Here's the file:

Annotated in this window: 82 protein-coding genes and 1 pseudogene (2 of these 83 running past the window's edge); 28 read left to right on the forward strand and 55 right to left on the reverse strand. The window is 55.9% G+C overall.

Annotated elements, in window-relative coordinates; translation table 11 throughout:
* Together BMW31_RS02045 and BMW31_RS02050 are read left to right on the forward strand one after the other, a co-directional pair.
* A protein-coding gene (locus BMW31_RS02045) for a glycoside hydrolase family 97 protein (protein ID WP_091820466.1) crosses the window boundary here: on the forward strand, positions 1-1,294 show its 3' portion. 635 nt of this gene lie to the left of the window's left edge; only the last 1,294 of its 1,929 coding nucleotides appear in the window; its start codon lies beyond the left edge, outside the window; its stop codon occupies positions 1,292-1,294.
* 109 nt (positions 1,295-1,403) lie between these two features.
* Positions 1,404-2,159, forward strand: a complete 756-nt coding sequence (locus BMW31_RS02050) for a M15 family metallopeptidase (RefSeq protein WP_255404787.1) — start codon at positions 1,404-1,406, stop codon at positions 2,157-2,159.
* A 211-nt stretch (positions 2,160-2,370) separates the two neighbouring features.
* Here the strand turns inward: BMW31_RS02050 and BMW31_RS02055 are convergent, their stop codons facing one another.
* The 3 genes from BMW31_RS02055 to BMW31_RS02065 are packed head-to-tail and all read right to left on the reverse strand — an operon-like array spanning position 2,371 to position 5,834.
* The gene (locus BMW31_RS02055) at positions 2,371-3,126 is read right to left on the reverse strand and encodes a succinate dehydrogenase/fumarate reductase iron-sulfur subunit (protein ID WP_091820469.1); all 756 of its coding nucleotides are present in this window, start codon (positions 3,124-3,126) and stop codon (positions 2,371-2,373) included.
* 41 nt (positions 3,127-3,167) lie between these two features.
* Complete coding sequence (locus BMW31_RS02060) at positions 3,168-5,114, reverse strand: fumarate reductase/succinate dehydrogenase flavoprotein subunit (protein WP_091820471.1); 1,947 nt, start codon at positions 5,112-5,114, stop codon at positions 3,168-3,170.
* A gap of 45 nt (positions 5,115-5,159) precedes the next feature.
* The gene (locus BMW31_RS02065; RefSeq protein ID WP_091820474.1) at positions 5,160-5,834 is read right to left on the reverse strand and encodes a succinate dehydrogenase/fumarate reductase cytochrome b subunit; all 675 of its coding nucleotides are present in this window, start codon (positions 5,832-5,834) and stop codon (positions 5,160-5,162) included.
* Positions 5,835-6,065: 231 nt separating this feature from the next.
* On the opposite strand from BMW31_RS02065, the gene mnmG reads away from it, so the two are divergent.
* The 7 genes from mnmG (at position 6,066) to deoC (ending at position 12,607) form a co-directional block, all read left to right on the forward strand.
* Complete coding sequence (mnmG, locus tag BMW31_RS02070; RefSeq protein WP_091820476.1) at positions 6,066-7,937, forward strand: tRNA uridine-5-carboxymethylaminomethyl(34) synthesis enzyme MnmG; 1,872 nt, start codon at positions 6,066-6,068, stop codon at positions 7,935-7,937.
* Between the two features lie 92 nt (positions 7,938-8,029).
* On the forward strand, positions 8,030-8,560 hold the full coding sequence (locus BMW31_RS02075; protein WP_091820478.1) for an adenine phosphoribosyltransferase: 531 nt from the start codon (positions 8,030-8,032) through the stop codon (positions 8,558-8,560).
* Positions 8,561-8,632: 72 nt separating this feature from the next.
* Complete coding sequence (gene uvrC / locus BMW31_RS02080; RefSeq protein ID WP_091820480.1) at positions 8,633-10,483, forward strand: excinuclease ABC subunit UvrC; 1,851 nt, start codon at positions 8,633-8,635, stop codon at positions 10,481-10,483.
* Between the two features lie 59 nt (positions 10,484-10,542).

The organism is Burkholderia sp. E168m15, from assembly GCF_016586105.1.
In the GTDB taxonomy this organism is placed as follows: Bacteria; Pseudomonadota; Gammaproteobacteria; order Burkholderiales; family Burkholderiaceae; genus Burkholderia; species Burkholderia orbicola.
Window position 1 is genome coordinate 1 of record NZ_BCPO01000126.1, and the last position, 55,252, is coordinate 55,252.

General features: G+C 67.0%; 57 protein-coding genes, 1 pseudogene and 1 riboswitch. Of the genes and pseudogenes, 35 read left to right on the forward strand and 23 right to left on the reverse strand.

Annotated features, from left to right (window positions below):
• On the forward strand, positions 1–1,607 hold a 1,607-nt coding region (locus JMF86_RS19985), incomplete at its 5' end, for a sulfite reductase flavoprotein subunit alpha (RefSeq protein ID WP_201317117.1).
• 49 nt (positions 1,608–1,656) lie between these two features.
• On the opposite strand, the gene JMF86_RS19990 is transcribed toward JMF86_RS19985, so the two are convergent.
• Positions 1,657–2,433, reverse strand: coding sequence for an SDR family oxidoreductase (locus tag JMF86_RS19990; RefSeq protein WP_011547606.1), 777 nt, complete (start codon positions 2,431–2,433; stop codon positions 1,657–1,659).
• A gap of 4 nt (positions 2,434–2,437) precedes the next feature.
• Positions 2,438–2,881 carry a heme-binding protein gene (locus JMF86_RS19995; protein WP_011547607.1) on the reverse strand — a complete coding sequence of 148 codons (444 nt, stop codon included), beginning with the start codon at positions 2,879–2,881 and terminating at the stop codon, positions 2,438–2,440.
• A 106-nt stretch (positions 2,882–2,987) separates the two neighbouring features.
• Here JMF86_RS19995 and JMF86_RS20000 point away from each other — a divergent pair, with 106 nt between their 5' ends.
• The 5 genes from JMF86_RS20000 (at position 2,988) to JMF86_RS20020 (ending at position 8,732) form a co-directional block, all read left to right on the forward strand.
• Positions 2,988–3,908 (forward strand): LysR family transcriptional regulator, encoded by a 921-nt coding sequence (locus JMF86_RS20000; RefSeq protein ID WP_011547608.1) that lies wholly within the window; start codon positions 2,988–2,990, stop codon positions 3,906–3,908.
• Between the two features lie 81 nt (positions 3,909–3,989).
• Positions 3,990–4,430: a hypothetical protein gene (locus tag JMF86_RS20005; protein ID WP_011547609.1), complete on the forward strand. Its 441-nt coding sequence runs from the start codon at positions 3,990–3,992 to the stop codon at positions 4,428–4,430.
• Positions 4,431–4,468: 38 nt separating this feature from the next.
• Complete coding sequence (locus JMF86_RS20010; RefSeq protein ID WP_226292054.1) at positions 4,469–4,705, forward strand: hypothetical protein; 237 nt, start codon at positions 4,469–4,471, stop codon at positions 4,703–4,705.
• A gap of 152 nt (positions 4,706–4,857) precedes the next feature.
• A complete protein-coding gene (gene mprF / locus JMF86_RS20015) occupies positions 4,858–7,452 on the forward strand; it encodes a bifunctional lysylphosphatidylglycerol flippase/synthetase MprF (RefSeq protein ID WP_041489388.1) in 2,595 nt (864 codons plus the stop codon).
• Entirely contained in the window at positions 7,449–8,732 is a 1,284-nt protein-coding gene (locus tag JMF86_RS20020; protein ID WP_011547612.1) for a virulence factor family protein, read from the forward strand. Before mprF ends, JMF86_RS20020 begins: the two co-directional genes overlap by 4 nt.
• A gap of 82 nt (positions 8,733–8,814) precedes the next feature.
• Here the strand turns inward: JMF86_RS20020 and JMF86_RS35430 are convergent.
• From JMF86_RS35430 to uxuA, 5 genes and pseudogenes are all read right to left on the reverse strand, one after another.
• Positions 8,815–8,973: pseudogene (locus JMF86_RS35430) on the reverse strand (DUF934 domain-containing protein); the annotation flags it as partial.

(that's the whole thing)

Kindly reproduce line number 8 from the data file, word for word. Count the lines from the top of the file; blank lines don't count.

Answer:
* Here the strand turns inward: BMW31_RS02050 and BMW31_RS02055 are convergent, their stop codons facing one another.